So my question is, why do we have separate ponds? Everyone needs to find “their people” that they can connect with deeply and without pretense. But if we’re all working toward the same goal—to make school a better place for kids and teachers—why isn’t there more overlap in the groups?
The size of our ponds is constantly shifting. So are the people within them, with new arrivals every single day. And I think we are ALL big fish in our own separate ponds, whatever size those may be. Our pond may be just a group of 3 teachers within our own school, or through our online presence, it might stretch across the globe. But it’s still our pond, and it’s always little compared to how many educators we could potentially connect and collaborate with. So I think we need to continually ask ourselves:
Are we welcoming new fish and helping them find their school?
Have we supported the more established fish as they explore bigger waters?
Are we recognizing the fluidity of our environment and adapting to the changes within it?
Have we acknowledged our own need for growth without neglecting the pond where we started?
Are we interested in meeting fish from other ponds or too scared to leave the safety of what we know?
I am all too aware that I haven’t tackled these issues perfectly myself. There were people at both ISTE and TPT that I did not recognize, forgot to introduce myself to, or didn’t spend as much time with as I would have liked. And it was jarring for me to continually swim into other ponds. In some of them, I was a big fish (I believe the word “legend’ was tossed out on more than one occasion and I’m still wide-eyed at the thought of that.) In other ponds I ventured into, I was just a minnow and not one person in the group had ever connected with me online or even heard my name. Those two experiences often happened in the same room within minutes of each other.
Those experiences are empowering and humbling at the same time. They’re a reminder that I am impacting teachers’ lives and making a real difference on a large scale, but I’m far from the only one in that position. I have much to learn from others, and I need to be doing a lot more collaboration so that we can transform education on a larger scale. I need to also be helping others grow and move into their full potential.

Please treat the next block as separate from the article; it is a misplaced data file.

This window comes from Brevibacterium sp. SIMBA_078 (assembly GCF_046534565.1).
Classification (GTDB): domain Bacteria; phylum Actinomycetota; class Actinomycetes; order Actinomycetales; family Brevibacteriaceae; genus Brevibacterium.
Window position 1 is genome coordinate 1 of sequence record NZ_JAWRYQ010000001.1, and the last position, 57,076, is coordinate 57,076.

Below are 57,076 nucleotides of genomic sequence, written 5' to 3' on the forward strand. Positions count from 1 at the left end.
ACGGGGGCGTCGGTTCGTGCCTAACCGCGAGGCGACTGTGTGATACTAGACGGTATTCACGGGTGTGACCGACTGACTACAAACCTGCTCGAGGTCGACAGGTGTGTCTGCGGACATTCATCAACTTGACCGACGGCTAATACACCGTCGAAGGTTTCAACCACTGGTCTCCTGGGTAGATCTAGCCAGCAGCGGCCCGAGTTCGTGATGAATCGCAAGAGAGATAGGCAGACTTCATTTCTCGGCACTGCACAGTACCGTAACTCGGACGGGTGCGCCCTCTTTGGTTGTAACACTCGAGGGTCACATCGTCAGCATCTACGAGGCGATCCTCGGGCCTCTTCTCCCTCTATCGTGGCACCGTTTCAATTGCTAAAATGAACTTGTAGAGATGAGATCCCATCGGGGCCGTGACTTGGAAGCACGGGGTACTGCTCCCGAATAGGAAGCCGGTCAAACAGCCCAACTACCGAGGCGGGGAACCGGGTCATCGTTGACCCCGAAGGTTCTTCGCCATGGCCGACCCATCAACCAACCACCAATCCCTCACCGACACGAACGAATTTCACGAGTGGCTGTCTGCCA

Each one of us will always encounter both smaller AND larger fish than ourselves. Always. At the TPT conference, Deanna Jump advised those who are feeling like a little fish to “just keep swimming.” At the ISTE conference, Elvira Deyamport reflected on the importance of “finding your school of fish.”
I think both of those pieces of advice are terrific. I would add that as we keep swimming and seeking out our school, we need to rise to the challenge of welcoming new fish into our ponds and learn from those we haven’t yet met, both “bigger” and “littler” than us. We need to continue venturing into other ponds and making connections so that every fish can feel welcome wherever they go. And, if you’ll let me stretch the pond analogy here a little bit, one day I hope we can merge all these small bodies of water to create a great and powerful ocean of educators who are passionate about making school a place where kids fall in love with learning.